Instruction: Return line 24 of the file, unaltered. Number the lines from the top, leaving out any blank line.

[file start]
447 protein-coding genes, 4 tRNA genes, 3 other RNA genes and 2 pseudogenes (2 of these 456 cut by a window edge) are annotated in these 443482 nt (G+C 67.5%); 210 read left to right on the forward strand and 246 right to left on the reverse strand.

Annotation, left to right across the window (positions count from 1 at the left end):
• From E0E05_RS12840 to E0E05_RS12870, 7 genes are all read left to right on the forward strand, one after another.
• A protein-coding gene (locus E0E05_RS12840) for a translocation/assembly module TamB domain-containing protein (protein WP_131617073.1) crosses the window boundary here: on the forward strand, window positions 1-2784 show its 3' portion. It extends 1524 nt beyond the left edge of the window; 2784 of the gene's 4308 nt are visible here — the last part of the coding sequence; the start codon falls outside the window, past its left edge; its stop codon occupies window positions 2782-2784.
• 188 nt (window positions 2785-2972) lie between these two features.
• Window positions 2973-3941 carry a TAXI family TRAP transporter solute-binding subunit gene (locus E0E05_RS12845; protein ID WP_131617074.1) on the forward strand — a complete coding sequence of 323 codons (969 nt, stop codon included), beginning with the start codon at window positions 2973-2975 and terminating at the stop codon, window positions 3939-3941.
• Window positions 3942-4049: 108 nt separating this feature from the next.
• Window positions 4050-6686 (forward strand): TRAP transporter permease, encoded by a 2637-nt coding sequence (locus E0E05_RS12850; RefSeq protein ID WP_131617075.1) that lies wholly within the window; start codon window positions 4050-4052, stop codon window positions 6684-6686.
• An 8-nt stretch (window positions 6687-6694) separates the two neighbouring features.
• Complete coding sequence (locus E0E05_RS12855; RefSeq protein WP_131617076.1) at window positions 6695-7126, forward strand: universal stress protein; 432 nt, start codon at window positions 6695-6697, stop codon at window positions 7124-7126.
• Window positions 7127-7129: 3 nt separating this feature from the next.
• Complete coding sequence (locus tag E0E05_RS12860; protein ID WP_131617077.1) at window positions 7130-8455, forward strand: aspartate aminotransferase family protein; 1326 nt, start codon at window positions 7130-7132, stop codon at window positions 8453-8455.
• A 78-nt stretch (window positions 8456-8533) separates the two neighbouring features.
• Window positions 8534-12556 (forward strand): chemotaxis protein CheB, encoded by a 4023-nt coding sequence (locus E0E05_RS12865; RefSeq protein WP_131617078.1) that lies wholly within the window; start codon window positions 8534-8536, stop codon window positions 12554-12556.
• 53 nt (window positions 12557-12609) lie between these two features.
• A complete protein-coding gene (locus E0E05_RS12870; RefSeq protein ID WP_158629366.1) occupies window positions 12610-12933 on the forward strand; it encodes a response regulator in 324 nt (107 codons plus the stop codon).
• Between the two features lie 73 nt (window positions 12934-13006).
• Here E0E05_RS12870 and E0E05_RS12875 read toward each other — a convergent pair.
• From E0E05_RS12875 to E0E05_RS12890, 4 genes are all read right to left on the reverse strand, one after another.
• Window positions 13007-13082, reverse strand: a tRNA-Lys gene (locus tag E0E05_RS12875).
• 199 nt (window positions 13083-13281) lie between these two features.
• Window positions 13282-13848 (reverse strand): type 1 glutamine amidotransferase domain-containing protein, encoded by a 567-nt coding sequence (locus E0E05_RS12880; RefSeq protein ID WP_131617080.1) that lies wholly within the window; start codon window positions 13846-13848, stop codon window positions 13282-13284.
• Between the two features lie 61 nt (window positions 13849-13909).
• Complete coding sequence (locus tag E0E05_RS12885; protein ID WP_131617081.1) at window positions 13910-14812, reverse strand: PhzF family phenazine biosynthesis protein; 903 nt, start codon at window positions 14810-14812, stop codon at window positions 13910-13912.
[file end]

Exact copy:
• Complete coding sequence (locus tag E0E05_RS12885; protein ID WP_131617081.1) at window positions 13910-14812, reverse strand: PhzF family phenazine biosynthesis protein; 903 nt, start codon at window positions 14810-14812, stop codon at window positions 13910-13912.